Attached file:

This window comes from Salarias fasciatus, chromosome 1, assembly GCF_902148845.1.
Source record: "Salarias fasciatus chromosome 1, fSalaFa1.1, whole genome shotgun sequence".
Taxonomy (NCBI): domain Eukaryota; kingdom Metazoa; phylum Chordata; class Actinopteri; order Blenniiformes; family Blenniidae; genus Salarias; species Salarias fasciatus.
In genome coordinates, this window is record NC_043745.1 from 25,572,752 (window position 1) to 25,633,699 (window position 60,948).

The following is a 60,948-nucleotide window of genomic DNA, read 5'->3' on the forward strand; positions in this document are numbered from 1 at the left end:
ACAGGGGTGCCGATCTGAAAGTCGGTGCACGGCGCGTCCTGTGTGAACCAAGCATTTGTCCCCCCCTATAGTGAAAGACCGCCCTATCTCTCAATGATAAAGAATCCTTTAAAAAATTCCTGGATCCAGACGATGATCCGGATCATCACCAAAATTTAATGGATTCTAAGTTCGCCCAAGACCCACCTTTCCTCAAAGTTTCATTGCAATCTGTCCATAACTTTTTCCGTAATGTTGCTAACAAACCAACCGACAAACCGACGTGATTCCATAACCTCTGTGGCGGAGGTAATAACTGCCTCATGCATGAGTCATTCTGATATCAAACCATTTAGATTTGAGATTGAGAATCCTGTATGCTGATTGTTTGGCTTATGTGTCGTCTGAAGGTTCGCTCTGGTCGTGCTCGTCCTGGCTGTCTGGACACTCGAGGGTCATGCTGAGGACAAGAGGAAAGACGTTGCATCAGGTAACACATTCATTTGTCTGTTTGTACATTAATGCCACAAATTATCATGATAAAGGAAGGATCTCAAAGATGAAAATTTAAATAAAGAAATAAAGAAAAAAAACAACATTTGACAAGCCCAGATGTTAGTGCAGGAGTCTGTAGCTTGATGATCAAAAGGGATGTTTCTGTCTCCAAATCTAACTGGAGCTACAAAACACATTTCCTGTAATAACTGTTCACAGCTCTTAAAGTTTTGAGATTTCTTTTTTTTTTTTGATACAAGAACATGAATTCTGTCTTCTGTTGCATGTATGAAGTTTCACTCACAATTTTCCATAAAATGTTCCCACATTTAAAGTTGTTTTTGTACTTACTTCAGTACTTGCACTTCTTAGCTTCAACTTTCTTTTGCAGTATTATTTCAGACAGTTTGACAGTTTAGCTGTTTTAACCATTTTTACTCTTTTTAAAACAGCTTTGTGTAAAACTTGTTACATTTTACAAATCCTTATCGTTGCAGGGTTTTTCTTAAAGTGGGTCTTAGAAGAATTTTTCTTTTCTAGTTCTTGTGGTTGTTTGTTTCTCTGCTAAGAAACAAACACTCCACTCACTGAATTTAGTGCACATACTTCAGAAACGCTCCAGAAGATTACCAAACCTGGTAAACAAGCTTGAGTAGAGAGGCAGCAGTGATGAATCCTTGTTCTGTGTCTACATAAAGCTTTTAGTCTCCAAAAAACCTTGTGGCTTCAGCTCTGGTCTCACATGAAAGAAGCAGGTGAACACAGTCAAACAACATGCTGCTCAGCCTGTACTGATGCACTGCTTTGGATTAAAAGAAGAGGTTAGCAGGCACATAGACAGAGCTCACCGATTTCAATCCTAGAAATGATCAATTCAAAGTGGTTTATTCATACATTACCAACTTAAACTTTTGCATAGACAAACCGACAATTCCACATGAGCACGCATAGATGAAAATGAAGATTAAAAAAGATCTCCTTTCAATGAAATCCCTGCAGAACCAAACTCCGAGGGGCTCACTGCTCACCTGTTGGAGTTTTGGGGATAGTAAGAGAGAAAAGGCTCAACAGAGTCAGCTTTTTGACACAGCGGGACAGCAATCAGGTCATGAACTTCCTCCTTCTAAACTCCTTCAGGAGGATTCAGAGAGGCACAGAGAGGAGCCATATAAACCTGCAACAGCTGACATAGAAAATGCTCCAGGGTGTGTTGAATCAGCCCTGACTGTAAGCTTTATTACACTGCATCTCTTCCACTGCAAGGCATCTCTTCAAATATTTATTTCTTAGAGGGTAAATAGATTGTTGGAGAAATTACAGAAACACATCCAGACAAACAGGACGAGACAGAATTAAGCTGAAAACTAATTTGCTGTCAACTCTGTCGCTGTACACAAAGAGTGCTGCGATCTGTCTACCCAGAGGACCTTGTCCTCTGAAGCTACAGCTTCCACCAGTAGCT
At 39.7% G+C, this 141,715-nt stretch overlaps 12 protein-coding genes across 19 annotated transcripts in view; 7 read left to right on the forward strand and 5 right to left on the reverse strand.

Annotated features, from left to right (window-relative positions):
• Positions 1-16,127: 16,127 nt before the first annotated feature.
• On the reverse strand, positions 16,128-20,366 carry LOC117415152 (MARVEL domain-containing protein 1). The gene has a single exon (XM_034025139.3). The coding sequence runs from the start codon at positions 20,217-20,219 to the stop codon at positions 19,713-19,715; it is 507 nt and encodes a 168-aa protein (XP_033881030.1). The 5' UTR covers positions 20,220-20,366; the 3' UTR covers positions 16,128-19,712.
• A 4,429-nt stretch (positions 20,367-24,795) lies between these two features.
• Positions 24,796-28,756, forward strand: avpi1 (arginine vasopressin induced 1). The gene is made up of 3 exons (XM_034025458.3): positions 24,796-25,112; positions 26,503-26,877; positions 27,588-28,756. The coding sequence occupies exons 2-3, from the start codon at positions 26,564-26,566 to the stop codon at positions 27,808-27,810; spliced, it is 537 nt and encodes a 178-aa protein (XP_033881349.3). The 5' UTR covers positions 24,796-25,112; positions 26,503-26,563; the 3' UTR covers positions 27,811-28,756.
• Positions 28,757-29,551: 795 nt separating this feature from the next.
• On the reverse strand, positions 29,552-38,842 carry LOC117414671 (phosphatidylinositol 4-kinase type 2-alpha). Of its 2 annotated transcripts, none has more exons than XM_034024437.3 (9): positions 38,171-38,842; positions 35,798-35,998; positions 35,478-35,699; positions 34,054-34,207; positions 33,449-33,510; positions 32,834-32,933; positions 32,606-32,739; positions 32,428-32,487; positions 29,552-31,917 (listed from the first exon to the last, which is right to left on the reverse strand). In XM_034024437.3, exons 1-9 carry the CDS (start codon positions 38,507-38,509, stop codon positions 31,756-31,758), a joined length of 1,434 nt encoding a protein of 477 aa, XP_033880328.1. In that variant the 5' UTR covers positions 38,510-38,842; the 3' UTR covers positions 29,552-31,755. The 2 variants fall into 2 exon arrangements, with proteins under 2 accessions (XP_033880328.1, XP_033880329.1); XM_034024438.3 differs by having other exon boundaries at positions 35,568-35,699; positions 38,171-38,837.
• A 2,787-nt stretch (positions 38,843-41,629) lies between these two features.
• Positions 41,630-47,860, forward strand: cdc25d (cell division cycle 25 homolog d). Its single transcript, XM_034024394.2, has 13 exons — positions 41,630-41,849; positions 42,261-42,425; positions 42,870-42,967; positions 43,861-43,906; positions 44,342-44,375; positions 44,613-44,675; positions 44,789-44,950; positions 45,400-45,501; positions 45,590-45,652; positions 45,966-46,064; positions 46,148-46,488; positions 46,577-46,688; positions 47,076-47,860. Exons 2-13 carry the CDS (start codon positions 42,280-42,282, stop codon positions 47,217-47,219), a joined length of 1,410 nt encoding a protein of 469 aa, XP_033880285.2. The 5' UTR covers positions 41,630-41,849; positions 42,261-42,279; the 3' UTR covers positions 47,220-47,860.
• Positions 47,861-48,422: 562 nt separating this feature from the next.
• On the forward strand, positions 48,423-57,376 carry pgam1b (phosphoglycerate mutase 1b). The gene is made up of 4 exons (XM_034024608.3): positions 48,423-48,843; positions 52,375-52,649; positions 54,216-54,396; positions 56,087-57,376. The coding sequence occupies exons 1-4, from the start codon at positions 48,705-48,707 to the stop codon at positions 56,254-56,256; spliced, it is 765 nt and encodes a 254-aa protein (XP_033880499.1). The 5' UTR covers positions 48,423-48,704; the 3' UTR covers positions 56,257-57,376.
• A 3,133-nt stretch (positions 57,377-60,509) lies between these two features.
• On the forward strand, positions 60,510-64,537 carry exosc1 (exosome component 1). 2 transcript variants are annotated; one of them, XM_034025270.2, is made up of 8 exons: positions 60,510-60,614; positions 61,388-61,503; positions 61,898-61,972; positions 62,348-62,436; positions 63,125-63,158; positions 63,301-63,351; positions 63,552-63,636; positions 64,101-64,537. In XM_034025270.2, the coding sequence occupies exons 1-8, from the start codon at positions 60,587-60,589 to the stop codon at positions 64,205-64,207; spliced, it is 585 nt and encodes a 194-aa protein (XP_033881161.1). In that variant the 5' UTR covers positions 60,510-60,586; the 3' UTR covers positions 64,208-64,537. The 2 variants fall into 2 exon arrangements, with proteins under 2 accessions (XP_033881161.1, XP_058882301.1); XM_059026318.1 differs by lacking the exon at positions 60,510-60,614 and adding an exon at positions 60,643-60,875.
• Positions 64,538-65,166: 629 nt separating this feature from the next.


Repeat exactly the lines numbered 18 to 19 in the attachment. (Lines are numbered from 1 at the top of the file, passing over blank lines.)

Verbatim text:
• On the forward strand, positions 48,423-57,376 carry pgam1b (phosphoglycerate mutase 1b). The gene is made up of 4 exons (XM_034024608.3): positions 48,423-48,843; positions 52,375-52,649; positions 54,216-54,396; positions 56,087-57,376. The coding sequence occupies exons 1-4, from the start codon at positions 48,705-48,707 to the stop codon at positions 56,254-56,256; spliced, it is 765 nt and encodes a 254-aa protein (XP_033880499.1). The 5' UTR covers positions 48,423-48,704; the 3' UTR covers positions 56,257-57,376.
• A 3,133-nt stretch (positions 57,377-60,509) lies between these two features.